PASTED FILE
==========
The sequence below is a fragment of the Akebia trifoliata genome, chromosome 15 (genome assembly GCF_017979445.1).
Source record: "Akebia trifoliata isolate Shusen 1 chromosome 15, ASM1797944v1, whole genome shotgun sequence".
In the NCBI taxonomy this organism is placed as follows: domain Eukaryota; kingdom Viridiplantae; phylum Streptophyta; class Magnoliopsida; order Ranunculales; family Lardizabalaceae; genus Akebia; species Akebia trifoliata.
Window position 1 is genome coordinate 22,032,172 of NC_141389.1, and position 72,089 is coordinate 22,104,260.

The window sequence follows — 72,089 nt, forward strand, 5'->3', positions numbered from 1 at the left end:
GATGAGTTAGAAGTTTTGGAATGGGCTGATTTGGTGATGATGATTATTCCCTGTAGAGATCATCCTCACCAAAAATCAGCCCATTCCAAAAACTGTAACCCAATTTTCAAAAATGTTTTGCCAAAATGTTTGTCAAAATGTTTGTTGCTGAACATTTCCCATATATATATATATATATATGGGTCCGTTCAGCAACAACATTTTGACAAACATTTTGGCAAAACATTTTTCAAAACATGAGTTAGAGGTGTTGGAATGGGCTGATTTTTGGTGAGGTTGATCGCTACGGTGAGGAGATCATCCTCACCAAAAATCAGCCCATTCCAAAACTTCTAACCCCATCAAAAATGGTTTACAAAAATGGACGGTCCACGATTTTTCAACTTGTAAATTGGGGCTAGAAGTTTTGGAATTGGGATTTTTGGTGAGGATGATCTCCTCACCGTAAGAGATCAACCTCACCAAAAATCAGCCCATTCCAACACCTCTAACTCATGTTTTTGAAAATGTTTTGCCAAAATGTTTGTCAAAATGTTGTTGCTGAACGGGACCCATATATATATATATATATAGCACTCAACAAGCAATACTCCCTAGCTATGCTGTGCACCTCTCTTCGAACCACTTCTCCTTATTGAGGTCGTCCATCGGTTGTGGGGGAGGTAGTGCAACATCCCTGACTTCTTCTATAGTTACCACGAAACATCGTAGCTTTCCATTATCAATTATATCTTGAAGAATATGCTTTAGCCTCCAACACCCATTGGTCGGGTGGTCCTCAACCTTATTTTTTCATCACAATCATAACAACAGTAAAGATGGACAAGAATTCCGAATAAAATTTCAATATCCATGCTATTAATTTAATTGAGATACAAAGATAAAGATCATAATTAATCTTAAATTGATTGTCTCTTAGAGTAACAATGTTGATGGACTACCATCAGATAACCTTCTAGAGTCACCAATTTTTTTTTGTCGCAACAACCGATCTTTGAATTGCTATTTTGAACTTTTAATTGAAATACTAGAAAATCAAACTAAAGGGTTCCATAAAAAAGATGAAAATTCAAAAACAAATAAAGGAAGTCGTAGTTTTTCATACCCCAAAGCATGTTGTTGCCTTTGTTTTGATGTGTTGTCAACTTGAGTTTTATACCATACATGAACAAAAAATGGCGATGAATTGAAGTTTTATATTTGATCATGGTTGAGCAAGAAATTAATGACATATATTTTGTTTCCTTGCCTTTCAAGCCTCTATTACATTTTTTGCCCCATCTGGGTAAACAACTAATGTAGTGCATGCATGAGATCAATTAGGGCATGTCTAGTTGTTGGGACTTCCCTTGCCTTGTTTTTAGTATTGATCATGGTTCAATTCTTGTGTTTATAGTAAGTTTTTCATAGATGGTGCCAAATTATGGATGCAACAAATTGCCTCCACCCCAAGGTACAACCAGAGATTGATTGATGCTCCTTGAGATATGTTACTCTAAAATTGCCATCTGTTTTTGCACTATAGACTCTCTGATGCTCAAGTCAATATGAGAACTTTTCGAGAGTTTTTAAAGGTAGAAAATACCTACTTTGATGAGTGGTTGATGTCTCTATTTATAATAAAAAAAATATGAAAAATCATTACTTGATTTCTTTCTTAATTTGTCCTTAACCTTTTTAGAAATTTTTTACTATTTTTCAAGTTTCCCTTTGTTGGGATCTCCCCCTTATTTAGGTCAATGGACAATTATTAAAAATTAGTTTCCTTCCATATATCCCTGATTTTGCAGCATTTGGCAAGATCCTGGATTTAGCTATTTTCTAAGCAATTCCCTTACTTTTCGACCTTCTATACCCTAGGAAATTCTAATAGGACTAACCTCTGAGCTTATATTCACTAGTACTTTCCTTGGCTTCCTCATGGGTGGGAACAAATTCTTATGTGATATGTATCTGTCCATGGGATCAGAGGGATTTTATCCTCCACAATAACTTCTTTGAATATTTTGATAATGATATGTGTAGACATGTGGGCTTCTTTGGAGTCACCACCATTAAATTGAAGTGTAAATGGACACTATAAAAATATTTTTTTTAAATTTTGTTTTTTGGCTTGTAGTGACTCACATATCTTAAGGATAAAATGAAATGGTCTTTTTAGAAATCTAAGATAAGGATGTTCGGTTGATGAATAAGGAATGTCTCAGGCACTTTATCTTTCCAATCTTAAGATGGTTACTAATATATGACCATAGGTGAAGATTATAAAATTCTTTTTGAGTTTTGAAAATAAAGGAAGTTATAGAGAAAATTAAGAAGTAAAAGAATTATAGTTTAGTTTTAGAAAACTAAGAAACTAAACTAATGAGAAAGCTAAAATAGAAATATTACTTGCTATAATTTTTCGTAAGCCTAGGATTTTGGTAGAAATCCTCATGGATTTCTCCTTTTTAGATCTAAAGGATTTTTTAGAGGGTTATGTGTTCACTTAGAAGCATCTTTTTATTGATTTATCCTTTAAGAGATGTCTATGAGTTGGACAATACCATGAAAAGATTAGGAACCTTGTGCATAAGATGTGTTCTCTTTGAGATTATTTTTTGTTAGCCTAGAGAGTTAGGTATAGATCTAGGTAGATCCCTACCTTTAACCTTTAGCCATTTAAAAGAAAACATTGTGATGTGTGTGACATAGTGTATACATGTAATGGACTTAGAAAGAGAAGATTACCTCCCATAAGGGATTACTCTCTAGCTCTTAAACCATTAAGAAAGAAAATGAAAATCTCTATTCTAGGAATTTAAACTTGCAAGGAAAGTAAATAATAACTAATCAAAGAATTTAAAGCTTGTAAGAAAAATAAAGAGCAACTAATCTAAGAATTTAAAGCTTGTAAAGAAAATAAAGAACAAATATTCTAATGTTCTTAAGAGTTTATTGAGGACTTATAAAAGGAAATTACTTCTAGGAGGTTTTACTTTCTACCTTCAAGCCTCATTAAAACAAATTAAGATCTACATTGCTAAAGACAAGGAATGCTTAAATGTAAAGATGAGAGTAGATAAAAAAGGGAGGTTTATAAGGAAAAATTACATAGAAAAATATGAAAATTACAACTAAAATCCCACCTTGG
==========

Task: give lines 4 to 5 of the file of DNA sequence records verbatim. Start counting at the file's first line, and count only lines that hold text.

Window position 1 is genome coordinate 22,032,172 of NC_141389.1, and position 72,089 is coordinate 22,104,260.

The window sequence follows — 72,089 nt, forward strand, 5'->3', positions numbered from 1 at the left end: